Michael Connelly takes a break from Harry Bosch to look at a serial killer known as “The Poet.” He is difficult to spot because of his method of operation. The Poet kills homicide cops, making it look like a suicide and leaving notes behind that quote Edgar Allen Poe. The deaths are convincing as they follow the normal pattern of a cop suicide. There is always a hard-to-solve child killing that obsesses the cop. Two shots are taken, one supposedly to steel the nerves, the other do the deed. Only The Poet kills Denver homicide detective Sean McEvoy. Not only is Sean’s twin brother a reporter for the Rocky Mountain News, Jack McEvoy specializes in writing about murders. After a short mourner’s leave, Jack looks at his brother’s death and talks with his sister-in-law. It doesn’t add up to suicide, and soon he has convinced the Denver Police and his editor that something more sinister is happening. McEvoy soon uncovers two more “suicides” and soon finds himself embedded in an FBI investigation. It’s about that time that pedophile photographer William Gladden gets into trouble with the Santa Monica Police, then leaves a body behind similar to the murder Sean McEvoy hoped to solve at the time of his death.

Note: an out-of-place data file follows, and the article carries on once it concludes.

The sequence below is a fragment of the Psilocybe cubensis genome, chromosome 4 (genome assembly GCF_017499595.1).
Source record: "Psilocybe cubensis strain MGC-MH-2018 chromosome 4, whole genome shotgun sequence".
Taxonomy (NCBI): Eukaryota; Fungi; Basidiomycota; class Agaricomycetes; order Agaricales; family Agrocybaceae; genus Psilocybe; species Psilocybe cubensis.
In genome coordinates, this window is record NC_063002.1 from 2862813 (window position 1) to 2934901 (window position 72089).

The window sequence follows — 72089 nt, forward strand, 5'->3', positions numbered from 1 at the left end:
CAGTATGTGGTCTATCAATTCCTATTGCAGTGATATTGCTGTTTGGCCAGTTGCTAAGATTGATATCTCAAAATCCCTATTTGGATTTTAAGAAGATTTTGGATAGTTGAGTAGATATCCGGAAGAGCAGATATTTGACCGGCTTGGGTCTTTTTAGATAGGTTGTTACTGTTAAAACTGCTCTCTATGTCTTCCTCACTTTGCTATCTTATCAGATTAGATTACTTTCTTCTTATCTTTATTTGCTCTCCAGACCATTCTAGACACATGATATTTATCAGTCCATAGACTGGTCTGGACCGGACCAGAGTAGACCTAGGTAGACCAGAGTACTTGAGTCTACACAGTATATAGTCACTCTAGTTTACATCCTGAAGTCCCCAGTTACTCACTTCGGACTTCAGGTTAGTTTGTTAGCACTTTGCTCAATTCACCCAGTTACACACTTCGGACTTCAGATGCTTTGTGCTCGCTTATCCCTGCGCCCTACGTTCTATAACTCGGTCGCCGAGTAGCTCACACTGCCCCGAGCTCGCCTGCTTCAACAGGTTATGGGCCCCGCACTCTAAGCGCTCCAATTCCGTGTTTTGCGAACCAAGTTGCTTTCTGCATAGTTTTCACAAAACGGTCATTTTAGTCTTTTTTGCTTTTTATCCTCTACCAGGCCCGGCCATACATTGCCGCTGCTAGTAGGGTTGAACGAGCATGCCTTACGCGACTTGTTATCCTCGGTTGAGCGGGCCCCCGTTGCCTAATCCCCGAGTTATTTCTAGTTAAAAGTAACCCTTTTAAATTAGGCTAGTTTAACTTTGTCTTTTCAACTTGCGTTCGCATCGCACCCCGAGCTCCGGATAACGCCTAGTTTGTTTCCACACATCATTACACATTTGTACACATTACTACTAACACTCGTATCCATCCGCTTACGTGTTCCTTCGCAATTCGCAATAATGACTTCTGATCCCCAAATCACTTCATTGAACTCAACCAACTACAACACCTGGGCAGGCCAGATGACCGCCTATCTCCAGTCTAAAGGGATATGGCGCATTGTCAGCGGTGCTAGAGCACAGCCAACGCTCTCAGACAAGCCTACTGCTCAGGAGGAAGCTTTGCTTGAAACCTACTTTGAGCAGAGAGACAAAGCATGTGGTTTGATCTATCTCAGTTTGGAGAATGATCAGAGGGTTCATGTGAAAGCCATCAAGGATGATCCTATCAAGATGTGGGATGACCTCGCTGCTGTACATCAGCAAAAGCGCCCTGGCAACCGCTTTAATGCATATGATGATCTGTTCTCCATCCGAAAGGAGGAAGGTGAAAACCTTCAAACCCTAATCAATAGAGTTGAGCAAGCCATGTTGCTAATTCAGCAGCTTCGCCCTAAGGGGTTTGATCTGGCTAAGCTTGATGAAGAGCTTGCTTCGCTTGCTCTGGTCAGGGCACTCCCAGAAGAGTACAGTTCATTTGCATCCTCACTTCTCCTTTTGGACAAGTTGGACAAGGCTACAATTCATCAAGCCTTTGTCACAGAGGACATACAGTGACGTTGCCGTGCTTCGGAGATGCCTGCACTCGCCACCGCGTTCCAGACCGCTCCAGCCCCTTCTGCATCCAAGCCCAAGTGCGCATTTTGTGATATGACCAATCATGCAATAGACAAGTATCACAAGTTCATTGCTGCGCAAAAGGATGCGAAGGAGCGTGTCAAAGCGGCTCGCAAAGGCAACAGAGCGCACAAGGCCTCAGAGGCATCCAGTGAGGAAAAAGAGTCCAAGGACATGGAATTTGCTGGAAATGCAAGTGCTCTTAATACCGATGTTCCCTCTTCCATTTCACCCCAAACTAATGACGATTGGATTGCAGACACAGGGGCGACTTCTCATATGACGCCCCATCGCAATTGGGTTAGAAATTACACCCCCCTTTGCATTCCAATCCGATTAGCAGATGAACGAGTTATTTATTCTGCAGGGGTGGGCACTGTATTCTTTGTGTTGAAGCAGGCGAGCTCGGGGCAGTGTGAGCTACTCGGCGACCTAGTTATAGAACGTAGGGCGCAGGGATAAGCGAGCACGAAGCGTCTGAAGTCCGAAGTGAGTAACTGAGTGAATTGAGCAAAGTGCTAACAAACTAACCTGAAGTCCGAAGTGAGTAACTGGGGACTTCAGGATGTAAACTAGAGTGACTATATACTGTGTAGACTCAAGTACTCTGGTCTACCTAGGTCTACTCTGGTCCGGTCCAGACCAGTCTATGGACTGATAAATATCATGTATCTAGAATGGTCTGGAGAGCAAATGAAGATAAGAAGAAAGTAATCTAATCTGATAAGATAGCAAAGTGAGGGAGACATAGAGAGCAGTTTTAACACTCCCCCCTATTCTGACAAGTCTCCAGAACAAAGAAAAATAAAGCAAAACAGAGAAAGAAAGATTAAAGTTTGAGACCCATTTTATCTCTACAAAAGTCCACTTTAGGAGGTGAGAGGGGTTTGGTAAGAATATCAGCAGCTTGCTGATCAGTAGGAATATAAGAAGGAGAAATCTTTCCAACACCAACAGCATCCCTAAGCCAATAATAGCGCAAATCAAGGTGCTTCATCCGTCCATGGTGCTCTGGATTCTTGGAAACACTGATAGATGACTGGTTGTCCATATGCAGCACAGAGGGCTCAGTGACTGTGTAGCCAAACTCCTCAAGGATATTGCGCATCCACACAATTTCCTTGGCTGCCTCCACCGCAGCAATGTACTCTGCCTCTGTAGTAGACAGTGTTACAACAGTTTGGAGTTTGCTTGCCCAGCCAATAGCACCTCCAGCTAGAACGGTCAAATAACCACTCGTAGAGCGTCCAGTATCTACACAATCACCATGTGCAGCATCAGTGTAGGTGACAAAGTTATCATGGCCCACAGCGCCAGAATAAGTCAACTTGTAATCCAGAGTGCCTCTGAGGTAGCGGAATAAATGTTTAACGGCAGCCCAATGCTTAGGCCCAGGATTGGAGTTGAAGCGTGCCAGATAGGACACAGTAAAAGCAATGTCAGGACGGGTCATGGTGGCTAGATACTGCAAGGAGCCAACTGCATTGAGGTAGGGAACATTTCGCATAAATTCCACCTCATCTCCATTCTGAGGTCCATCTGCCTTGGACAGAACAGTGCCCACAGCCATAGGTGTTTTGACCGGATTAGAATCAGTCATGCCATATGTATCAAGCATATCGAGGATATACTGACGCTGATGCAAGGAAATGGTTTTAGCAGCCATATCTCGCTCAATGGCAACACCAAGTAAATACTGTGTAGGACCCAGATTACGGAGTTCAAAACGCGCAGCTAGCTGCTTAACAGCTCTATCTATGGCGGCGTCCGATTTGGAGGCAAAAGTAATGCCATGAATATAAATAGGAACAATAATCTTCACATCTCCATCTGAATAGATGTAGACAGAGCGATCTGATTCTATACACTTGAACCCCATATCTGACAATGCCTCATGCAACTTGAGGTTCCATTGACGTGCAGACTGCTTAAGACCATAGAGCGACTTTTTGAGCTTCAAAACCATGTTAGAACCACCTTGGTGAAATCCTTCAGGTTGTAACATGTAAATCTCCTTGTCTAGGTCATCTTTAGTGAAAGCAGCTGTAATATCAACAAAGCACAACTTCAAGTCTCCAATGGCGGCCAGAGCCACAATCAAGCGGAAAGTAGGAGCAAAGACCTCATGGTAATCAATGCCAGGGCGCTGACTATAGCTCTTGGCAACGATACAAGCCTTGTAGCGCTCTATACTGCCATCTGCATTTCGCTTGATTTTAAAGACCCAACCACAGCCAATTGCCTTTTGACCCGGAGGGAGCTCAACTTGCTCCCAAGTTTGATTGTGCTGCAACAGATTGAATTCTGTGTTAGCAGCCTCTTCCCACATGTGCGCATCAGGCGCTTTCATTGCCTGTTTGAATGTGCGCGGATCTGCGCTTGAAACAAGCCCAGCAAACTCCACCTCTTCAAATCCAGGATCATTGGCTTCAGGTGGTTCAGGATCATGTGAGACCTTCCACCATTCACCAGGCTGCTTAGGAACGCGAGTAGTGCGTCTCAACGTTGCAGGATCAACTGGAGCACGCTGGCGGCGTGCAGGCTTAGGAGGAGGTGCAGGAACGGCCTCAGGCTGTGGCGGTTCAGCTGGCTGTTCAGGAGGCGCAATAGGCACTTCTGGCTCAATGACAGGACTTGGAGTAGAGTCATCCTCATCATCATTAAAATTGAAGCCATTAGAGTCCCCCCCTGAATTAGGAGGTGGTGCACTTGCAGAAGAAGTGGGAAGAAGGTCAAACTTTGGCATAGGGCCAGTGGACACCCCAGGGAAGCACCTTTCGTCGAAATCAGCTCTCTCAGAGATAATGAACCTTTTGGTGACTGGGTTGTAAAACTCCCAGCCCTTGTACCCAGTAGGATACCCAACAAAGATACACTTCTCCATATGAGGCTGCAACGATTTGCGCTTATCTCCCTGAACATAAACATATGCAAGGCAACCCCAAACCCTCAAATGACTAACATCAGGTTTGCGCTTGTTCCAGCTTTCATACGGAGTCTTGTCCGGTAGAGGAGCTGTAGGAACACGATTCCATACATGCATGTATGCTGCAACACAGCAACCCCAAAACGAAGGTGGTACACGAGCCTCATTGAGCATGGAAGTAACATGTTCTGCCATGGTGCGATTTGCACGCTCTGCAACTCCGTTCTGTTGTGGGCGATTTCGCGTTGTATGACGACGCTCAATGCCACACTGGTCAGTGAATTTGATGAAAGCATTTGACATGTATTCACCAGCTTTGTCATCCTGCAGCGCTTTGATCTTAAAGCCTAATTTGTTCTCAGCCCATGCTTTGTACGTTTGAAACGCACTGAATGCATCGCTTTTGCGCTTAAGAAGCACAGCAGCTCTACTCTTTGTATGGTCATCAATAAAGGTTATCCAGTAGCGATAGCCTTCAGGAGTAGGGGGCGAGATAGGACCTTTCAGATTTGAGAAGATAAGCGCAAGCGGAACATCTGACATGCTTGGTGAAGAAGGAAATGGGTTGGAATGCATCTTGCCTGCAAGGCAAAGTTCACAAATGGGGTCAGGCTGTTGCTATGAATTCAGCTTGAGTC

Connelly seems far more comfortable in Jack McEvoy’s skin than in Harry Bosch’s or Terry McCaleb’s (Blood Work, A Darkness More Than Night, The Narrows). At the same time, he is such a master at misdirection and miscues that he leaves The Poet’s true identity in flux until almost the last page. Like Reed Farrel Coleman (whose The Hurt Machine I’ll review next week), Connelly likes taking the standard, serviceable solution and tossing it out as soon as there’s a false climax in the story.
Connelly is also a tech savvy writer, lacing 1996 technology throughout the story to give the reader a feel for how things are done as a reporter or an FBI agent than trying to beat them over the head with geek speak. (A couple of writers from that era wrote some cringe-worthy tech passages that probably passed in the 90’s but would throw many readers out of the story now.) The end result is that the story has a feel for its time frame, sounding intentionally dated, but not obsolete.